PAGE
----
Extraordinary glass sculpture by artist Pae White coming to CMC
A curved artwork made of thousands of bricks of Venetian glass designed by acclaimed artist Pae White will be installed on the campus of Claremont McKenna College in the coming months. The massive sculpture, measuring 268 feet long, will have two archways where people can pass through, making it a piece of public art that the public can experience as well as view.
“It’s a really sensational piece,” says Kimberly Shiring, CMC’s Director of Public Art. “In Qwalala, Pae continues her practice of blurring the boundaries of applied and fine arts by using a familiar object—in this case, glass—in an unexpected way to draw the viewer into the space to take a closer look, and even put them off balance.”
Construction will begin soon and is expected to take several months.
The wall is named, “Qwalala,” a term the Pomo tribe uses to refer to the meandering path of the Gualala River on the northern coast of California. The sculpture, which will change visually throughout the day depending on the play of light and shadows on the colored and clear bricks, will be located in the mid-Quad area south of Collins Dining Hall. Pae White, who visited the campus and chose the site, has been active in the planning for the upcoming installation.
“Qwalala” was displayed from 2017-18 on the Island of San Giorgio Maggiore in Venice, Italy as a satellite exhibition during the Venice Biennale. Its solid glass bricks, each weighing about 40 pounds, were made by Poesia Glass Studio outside Venice.
The White sculpture joins an impressive number of public art pieces installed on the CMC campus in recent years by contemporary artists: whimsical red “Modified Social Benches” by the Danish artist Jeppe Hein just installed outside Adams Hall, four polished and rusted steel and scrap metal sculptures by Berkeley native Carol Bove (“Four Loops,” “The Enigma of Pleasure,” “Cretaceous” and “Lingam”) in the walkways and green space in front of Collins Dining Hall, a sculpture of streetlights and benches by the late conceptual artist Chris Burden in front of Roberts Pavilion, the 40-foot white painted stainless steel totem by the late polymath Ellsworth Kelly that stands between Appleby and Phillips halls, and a painted and neon tube abstract mural by Los Angeles based painter Mary Weatherford in the Marian Miner Cook Athenaeum.
White said the piece will have the same configuration as it did in Venice, but serendipitously, she notes, the CMC site has two natural pathways that line up with the two arched Mayan doorways midway through the piece. “The pathways were already there and the piece falls strategically so students can interact with it,” she says.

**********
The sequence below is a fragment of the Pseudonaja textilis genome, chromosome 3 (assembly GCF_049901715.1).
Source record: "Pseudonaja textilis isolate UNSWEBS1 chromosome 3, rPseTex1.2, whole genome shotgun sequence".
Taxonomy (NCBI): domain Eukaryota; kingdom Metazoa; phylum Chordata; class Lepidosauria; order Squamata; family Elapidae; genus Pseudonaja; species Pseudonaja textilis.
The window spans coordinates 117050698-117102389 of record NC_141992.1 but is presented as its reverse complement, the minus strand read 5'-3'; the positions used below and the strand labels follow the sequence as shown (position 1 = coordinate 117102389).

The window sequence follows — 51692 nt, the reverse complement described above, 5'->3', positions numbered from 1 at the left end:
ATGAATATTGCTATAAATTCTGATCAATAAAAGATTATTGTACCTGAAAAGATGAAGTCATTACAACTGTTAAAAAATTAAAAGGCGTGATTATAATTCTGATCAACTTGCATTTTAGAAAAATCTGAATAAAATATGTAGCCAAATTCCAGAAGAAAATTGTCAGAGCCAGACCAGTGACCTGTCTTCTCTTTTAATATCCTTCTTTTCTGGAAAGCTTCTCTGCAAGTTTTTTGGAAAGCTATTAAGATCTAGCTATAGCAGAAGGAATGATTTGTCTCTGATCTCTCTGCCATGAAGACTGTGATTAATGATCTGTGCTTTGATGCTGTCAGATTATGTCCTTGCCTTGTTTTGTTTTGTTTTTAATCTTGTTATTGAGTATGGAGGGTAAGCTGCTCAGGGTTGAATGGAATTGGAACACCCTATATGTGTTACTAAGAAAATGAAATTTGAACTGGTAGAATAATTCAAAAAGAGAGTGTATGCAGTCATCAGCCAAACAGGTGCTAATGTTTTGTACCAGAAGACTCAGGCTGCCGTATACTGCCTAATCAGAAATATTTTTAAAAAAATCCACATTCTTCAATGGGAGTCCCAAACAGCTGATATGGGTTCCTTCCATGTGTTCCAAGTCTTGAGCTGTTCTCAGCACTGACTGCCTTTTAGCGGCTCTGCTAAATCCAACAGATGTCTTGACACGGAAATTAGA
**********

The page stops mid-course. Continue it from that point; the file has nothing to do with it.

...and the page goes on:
White is especially pleased that “Qwalala” will be surrounded by CMC residence halls. “I really like having viewers from many different locations—from on the ground, from a dorm window, from higher up, from a plane,” she says. “It’s a really ideal situation for an artwork.”
Lights will be added to the sculpture, making it viewable at night, which it wasn’t in its Italian setting. “I can’t wait to see it at night, lit. It’s going to be fantastic,” says White. Campuses are active at night, she notes, which makes its CMC setting even more desirable. And generally, White believes that colleges offer important settings for public art. “It’s great to have it on a campus because on campus, there are minds that are really open,” she says. “It’s the most open your mind is going to be in many ways. Lots of things are being considered at this time in your life.”
White, who lives in Los Angeles, is notable for her ties to Claremont and Southern California. Born in Pasadena, she received her BA from Scripps College and received an MFA from Art Center College of Design. She also studied at Skowhegan School of Painting and Sculpture in Skowhegan, Maine.
She has exhibited widely locally as well as internationally, in media as diverse as tapestry and animation, in addition to sculpture. In Los Angeles, she has had projects and public commissions at the Beverly Center, the Hollenbeck Police Station, and Tom Bradley International Terminal at LAX. Her work also can be seen in the Oslo Opera House in Norway, and the San Jose Museum of Art, among many other international locations.
The newest addition to CMC’s collection of public art pieces was supported by a handful of Trustees including some from the College’s Public Art Committee who became familiar with White’s work, and promoted the idea of a campus installation.
Samples of the beautiful, colorful blocks will be on display at Story House for the community to view.